“We shall be as a city upon a hill…”

I’m sick near to death with the predictable responses of the group of politicians who 1) claim mass killings are not who “we” are, 2) point to emotional instability of killers with the implication that killers would not kill if only we could get them therapeutic help, and 3) ask us to pray for victims and their families; none of these politicians acknowledge the underlying recipe for the toxic stew in which we Americans are immersed...

Why Helicopter Parents Get It Wrong – by Bebe Nicholson

Wikipedia defines a helicopter parent (also called a cosseting parent or simply a cosseter) as a parent who pays extremely close attention to a child’s or children’s experiences and problems, particularly at educational institutions. Paying close attention would be admirable if parents were insisting their children complete homework assignments, behave appropriately, and learn how to deal positively with failure and gracefully with success. But this isn’t what helicopter parents are doing. Instead, they’re insisting their children receive good grades without earning them and receive special accommodations without needing them.

Some People Call Me Maurice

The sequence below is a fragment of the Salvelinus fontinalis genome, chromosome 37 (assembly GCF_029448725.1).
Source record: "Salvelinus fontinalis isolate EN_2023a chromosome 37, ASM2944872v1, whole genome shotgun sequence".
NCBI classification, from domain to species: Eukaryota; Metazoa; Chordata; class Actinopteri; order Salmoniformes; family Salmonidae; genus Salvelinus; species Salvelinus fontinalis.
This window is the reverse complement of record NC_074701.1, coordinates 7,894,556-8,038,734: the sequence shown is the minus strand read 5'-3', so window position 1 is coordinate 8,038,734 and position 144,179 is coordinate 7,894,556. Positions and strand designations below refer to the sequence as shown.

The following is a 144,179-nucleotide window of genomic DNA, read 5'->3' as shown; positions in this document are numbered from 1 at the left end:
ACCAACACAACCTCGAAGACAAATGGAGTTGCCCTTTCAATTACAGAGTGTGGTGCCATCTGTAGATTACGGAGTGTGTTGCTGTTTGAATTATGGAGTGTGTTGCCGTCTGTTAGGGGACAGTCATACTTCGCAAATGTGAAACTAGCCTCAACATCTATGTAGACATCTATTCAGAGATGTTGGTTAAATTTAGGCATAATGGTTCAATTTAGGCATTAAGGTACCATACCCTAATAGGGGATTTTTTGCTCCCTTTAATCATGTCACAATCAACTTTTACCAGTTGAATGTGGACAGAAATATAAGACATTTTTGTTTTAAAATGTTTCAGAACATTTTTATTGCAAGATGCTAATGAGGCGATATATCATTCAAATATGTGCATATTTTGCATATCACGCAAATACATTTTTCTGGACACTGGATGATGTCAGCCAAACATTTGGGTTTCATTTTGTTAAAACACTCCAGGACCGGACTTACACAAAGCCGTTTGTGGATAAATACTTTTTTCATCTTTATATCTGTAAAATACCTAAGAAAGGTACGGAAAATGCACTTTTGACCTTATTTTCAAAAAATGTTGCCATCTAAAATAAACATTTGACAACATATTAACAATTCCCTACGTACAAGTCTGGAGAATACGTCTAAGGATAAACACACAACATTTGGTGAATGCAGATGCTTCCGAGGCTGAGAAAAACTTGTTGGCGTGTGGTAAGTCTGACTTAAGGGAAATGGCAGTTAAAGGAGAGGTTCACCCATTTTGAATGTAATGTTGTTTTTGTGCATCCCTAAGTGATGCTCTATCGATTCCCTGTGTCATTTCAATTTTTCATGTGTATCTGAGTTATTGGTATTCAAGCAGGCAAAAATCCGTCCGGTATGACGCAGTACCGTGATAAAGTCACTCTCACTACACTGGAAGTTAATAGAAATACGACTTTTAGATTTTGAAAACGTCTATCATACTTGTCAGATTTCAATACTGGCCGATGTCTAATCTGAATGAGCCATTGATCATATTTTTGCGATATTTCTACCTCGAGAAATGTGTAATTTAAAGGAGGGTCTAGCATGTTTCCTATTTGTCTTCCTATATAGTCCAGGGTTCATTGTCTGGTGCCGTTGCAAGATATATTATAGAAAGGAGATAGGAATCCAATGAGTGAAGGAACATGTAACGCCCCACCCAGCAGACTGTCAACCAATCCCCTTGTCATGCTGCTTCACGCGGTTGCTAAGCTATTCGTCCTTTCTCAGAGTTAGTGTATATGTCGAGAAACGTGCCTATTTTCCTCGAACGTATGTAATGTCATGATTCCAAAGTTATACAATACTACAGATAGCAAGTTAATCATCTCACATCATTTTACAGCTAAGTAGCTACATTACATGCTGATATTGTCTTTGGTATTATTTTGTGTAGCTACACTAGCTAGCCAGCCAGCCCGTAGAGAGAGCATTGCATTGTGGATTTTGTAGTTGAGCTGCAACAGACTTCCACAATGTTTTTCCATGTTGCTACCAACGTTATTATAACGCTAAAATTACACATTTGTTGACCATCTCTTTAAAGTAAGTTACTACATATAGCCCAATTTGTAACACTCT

The quality, nostalgic tone, and important social message are why I am reposting this post from another blog.

radical eyes for equity

I’m a joker, I’m a smoker
I’m a midnight toker

“The Joker,” Steve Miller Band

I’m mixing weed with wine

Walk It Back,” The National

The universe occasionally can be quite trippy.

Over coffee I was telling a friend about Don Nelson’s recent admission about what he has been doing lately: “I’ve been smoking some pot.”

Then, I realized the coffee shop was wafting over their music system Steve Miller Band’s “The Joker.” I sang quietly a bit of the lyrics because this song was ever-present during my adolescence spent in the 1970s.

“Man,” I said, joking a bit, “I should have been smoking pot when I was listening to this stuff in high school. I really wasted an opportunity.”

Here’s the irony: It was during high school that I switched to contact lenses from my glasses, but these were some heavy-duty hard lenses of the time. As a…

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Standardized Testing and the Emperor’s New Clothes

I suppose I was in the second grade when the fable was read to me, but even at that age, the fable made me aware that children can have great power if they are honest, and equally important, I was provided with the insight that adults, especially important and powerful adults, are willing to go along with something preposterous because they are afraid to be the “only one” to stand up for a truth—especially if they had been outspoken in supporting something very questionable.